Rural South Central Wisconsin counties struggle to access dental care
The federal government estimates 40% of adults in the US haven’t been to the dentist in the last year, and in rural communities, that statistic is much worse.
MADISON, Wis. (WMTV) - The federal government estimates 40% of adults in the US haven’t been to the dentist in the last year, and in rural communities, that statistic is much worse. Multiple studies though, rank Wisconsin number one in the nation when it comes to best dental health. But even the high ranking does not mean everyone has adequate access to care.
Lafayette County has a population of 16,715 people with one dentist. Marquette County, with a population of 15,574 people, has two full-time dentists. A lack of options often means many people have to travel more than an hour away for dental care. And once someone finds services, paying for them is a hurdle, too.
With dentist to resident ratios like that, both counties qualify as Health Professional Shortage Areas (HPSA). Any county with fewer than one dentist per 5,000 people qualifies as such according to the federal government.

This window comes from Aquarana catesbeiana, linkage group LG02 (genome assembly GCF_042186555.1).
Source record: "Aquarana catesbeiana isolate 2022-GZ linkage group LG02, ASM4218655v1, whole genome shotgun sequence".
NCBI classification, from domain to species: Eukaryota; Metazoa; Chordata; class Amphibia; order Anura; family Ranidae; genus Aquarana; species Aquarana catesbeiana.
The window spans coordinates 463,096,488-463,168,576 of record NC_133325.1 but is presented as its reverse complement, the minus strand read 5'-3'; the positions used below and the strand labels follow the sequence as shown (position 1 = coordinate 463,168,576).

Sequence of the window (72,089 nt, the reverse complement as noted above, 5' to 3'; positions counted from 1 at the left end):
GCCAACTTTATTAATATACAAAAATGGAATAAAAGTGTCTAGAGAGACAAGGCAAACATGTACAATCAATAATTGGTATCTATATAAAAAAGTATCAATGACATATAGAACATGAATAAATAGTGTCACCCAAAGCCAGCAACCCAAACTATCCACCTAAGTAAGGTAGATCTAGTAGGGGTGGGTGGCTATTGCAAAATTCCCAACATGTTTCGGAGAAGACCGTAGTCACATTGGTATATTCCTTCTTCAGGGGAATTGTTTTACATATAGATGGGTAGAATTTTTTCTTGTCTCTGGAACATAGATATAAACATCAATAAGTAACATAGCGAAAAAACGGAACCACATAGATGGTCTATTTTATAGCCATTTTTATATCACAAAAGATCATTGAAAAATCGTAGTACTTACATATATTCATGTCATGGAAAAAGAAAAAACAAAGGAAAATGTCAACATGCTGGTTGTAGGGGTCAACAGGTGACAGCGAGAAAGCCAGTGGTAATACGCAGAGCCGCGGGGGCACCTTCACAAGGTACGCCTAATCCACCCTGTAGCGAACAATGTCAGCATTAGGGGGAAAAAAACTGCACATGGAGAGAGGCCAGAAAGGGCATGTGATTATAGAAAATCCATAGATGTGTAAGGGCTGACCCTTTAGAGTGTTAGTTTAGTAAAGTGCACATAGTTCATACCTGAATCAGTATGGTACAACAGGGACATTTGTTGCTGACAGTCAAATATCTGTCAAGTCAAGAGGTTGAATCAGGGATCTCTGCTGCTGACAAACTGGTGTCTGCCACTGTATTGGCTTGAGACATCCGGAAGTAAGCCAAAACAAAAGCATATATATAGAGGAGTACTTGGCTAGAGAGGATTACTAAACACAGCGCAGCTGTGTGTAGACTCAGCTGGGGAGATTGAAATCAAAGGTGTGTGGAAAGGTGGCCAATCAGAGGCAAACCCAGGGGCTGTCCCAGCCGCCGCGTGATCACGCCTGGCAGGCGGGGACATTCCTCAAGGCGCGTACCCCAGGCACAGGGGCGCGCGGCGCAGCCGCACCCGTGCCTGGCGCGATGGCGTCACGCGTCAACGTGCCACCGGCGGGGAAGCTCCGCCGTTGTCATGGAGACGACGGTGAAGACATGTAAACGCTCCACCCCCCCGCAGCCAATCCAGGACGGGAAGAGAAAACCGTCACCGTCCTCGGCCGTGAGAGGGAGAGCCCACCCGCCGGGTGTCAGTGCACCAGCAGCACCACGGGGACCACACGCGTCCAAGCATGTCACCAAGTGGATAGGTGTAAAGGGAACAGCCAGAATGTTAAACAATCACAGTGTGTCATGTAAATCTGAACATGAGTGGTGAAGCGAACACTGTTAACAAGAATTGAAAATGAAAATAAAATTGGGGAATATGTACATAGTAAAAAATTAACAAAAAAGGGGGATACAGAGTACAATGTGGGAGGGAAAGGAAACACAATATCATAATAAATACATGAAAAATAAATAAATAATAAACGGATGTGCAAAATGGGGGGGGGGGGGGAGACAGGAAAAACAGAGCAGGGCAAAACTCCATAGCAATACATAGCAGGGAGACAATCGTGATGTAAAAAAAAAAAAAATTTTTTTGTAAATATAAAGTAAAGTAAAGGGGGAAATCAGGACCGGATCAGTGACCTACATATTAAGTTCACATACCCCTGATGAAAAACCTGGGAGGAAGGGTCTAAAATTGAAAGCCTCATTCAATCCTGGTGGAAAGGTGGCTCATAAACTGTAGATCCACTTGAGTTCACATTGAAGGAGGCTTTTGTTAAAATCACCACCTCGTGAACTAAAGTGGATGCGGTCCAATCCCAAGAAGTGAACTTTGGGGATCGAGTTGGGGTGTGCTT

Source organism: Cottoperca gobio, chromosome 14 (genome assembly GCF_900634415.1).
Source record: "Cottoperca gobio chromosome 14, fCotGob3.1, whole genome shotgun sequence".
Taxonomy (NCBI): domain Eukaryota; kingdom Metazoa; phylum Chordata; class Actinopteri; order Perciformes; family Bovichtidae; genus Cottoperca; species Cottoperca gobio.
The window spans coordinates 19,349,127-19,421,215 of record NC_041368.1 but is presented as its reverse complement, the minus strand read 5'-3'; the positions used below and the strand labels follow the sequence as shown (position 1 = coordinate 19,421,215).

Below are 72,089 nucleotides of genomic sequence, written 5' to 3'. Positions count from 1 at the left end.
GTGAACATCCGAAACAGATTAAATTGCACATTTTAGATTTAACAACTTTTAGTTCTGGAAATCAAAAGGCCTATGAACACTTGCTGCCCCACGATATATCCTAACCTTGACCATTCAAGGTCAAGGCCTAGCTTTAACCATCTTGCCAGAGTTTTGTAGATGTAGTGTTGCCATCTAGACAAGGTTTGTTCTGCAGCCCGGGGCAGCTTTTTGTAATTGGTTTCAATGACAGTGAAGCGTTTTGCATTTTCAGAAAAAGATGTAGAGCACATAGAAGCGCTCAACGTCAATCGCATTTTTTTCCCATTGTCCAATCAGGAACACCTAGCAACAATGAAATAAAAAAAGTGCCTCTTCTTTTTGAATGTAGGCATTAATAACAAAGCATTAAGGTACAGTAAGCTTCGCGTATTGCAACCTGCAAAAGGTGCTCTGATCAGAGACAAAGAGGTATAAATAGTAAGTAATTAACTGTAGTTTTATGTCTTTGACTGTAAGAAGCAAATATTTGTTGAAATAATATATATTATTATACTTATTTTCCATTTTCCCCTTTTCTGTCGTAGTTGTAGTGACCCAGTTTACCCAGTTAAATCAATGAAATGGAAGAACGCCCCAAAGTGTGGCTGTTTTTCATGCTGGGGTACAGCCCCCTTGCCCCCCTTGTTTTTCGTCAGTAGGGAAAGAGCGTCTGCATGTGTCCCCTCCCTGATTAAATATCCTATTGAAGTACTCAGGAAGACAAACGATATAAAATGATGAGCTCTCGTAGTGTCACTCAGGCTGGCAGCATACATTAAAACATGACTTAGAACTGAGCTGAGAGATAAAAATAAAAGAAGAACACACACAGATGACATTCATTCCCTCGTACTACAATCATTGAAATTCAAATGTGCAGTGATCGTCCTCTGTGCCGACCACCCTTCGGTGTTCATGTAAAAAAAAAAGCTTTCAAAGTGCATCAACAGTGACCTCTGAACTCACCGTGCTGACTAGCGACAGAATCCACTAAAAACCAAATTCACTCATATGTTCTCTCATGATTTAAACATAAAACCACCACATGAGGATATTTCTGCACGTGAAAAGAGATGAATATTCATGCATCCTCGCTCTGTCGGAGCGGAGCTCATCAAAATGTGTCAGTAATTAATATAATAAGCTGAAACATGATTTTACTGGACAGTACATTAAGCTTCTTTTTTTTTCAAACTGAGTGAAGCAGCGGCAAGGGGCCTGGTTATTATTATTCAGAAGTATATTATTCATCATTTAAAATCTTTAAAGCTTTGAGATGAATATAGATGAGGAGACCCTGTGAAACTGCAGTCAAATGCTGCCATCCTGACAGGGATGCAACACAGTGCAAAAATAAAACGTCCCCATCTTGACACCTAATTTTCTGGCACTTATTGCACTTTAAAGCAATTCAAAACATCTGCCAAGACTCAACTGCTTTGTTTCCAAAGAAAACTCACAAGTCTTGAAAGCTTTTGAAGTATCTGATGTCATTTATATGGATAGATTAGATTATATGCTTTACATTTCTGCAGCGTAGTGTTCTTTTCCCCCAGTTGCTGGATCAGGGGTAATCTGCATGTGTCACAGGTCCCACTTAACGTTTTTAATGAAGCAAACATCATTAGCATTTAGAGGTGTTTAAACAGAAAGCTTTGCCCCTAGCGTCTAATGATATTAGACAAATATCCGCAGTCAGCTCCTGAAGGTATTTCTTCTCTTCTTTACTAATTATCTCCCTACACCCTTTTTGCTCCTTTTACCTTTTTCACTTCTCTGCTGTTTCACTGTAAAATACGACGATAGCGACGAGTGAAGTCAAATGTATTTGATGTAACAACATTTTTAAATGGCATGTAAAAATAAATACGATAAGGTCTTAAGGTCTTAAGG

“One of the biggest barriers we encounter in Marquette County when it comes to dental access is that there isn’t an opportunity for our residents to use Badger Care or MA services within the county. So what it means is that those individuals are having to seek care even further away from home,” says Marquette County Health Department Director Jayme Sopha.
Sopha says the health department tries to bridge this gap by focusing on prevention in kids. Twice a year, a dental hygienist goes into all five Marquette County elementary schools for free check-ups and dental education.
“Children who are focusing on their dental health at a young age are more likely to take care of their teeth in adulthood,” said Sopha. “And those who do not are more likely to have heart problems, gingivitis.”
The county also offers free water fluoride treatment to any resident who needs a boost in their water supply at home. To get set up, call the department at 608-297-3135.
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